It may seem incredible now, but there really was a time when radio stations featured live programming almost all the time, albeit that was nearly a half century ago. The term “disc jockey” had not yet entered the lexicon, let alone the studios. Instead, stations in those days had “announcers,” and, true to the title, their duty was simply to announce the next number, then stand aside.
Such a personage greeted ten jittery young musicians who entered the broadcasting studio of Station WCAH in downtown Columbus, Ohio, one spring evening in the late 1920’s. He seemed genial, sophisticated, and suave, and the suggestion of a mustache decorated his upper lip, while a bright boutonnière sprouted from the lapel of his double-breasted suit. He may also have served as the program director, possibly even the station manager. At least no one else was in the studio that night, save for an engineer, seated in a glassed-in booth, who was surrounded by an awesome array of dials, switches, and flashing lights.
“Come in and make yourselves at home, fellas,” our dapper host greeted us cheerily as we hesitated at the entrance, weighted down with instruments, music stands, and packets of music. “You got plenty of time before you go on the air, so take your time to get set up.”
We found ourselves in a carpeted, windowless area about the size of a large living room. The only furnishings were a piano and a microphone surmounted by the station’s call letters and perched atop a pedestal. A speaker above the engineer’s lair softly relayed a network broadcast that was going over the air.
“My daughter says you guys have the best band in her high school,” our newfound friend assured us. “Ever been on radio before?”
“No,” I confessed, warily eyeing the impressive microphone.
“Nothing to it,” he assured me. “Not nearly as bad as playing for a dance with all that noise and confusion. Got your program ready?”
I handed him a paper with the titles of ten selections written on it—ample, as we had worked it out in feverish rehearsals, for a half-hour broadcast.
“Fine!” he said, and left to confer with the engineer in his glass cocoon The hands on the clock above his booth read 7:40. Twenty minutes to go.
Working intensely, we set up folding chairs, uncased instruments, spread arrangements on music stands, and tuned up, accomplishing all this in what for us was record time. But it was really a waste of energy. Vor now the clock read 7:48—which left twelve minutes still to go.
We stared at the mike around which we were grouped, and it stared back impassively at us. We were dressed in our Sunday finest for such a historic occasion, but soon the room seemed unbearably hot. I could feel beads of perspiration dribbling down my sides, and my collar was choking me. We tried a little small talk with each other, but the badinage that rippled back and forth so easily at rehearsals now died away in distressed mumbles. Our eyes swung back and forth, from the microphone to the relentless clock. All thoughts were on the unseen audience out there glued to their Atwater Rents. Hundreds? Thousands? Millions? The very surmise only energized our sweat glands.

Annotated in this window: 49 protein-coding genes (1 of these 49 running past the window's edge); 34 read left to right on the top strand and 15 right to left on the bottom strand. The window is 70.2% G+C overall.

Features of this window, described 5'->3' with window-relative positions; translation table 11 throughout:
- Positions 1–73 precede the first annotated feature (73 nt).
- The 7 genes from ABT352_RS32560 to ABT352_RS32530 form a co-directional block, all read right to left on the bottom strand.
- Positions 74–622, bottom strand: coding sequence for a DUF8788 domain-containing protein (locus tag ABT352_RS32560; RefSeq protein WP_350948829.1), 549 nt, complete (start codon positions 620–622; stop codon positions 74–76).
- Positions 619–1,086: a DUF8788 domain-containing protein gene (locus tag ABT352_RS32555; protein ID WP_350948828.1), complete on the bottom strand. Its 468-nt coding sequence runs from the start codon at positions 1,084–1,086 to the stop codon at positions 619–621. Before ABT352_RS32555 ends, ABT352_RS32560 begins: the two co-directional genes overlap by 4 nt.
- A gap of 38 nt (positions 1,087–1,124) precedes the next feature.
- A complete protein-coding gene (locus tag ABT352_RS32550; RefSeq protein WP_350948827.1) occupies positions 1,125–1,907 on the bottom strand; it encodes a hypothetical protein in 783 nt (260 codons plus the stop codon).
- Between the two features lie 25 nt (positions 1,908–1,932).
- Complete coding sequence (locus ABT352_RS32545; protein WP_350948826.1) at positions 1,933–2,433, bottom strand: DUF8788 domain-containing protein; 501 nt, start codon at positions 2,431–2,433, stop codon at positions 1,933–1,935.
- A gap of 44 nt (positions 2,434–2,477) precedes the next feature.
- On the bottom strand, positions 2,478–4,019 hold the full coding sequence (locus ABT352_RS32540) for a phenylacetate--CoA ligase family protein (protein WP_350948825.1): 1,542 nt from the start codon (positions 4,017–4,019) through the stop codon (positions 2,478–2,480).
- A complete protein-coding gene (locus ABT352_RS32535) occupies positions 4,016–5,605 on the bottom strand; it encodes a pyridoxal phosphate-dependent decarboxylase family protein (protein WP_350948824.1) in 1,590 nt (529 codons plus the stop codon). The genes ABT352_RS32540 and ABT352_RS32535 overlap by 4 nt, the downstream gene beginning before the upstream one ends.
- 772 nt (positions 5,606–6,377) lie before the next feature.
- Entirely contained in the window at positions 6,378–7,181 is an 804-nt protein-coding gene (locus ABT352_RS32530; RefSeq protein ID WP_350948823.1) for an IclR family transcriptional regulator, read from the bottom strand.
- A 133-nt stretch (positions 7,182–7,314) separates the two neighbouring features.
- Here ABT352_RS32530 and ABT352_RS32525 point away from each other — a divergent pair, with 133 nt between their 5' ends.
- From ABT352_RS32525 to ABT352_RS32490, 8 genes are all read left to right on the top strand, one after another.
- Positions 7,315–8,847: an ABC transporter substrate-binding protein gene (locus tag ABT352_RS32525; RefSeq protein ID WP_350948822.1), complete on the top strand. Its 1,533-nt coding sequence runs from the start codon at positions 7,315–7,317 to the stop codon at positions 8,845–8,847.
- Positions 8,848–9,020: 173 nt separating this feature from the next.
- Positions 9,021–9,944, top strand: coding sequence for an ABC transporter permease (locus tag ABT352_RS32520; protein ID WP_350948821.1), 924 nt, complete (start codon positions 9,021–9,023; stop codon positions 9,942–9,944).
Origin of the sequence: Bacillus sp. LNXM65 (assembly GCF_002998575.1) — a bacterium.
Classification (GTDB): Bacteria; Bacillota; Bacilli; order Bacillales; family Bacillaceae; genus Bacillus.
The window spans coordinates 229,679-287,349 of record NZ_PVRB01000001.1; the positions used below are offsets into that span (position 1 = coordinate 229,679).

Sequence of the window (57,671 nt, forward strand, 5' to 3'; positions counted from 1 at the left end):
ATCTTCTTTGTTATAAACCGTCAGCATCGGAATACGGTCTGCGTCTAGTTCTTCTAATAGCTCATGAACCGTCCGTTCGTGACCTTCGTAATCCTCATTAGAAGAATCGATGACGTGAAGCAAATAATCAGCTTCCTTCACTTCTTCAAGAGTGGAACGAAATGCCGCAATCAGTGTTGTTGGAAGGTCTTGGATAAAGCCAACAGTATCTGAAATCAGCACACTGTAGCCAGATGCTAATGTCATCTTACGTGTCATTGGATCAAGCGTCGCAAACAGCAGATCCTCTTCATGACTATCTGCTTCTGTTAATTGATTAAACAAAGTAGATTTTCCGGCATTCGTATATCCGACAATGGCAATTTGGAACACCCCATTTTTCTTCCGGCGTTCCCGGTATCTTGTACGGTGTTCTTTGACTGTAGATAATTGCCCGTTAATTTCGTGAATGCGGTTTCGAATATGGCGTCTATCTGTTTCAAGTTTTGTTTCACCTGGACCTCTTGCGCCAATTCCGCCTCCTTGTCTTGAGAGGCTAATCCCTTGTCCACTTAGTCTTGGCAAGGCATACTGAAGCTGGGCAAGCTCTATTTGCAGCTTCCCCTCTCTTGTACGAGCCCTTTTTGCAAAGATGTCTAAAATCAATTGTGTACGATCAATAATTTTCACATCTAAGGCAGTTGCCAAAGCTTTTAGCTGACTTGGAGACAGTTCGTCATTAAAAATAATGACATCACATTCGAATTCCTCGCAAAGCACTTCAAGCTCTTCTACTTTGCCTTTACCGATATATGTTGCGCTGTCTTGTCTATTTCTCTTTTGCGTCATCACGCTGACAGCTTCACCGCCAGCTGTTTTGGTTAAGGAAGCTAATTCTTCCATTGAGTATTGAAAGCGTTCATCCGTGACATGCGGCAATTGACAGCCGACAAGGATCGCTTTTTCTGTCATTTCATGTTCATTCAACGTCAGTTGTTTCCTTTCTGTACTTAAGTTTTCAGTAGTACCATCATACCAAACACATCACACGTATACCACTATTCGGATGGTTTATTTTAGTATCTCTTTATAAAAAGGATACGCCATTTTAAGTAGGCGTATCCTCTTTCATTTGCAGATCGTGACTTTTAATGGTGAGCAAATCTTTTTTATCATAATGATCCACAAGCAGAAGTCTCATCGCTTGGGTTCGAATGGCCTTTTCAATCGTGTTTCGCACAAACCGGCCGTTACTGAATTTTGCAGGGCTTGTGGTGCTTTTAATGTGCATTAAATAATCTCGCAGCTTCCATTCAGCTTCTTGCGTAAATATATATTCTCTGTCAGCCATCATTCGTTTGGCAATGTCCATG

The twelve minutes passed in what seemed an hour or so, and our friend the announcer rejoined us. Above the engineer a red light proclaimed “ ON AIR .” The announcer was speaking easily into the mike:
”…so we’re happy to bring you one of the best new bands in Columbus. And now for their first number—‘Coquette.’ ”
I tapped out the beat, and our first radio broadcast was under way. “Coquette” was one of our favorite numbers (although I’ve never heard it since without a shudder), a great showpiece for our first trumpet, Tubby Metcalf. Tubby always did tend to blush easily, but now his face was scarlet. Beads of sweat speckled his forehead, and he played now flat, now sharp, now bubbles of air.
Ah, well. The sax section led the next chorus, and we could always rely on good old Harold Hecker, a tall young man with blond curls ever in immaculate order. But Harold was all atremble. What came out of his saxophone sounded like the wails of the damned. And Vie Ballinger missed his drum break at the end of the chorus. But we all wavered into the final coda, then sat back, faces trickling sweat, hands shaking.
The announcer was on us like a cat.
“For crissakes, tune up!” he hissed. “I’ll put on a record while you get straightened out.”
Eddie Riggs gave us an A from the piano, but it was unnecessary. We all were in perfect tune. That was the least of our troubles.
The record finished, and, eyeing us dubiously, the announcer introduced the next number—“Persian Market.”
Somehow we all managed to arrive at the final note on the same beat, but in between was pure chaos. By now we were drenched, our self-confidence shattered, every nerve tingling. Even so, I felt we had improved a bit by the time we got into the final chorus. I’d heard of mike fright, but maybe we were over it by now. The rest of the program should go better.
The announcer was back at the mike again, his voice as suave as ever. “Ladies and gentlemen,” he purred, “you have just heard the concluding number of a concert by Earl Clark’s Orchestra.” He signalled to the engineer, and the ON AIR light flicked off. Then he whirled on us.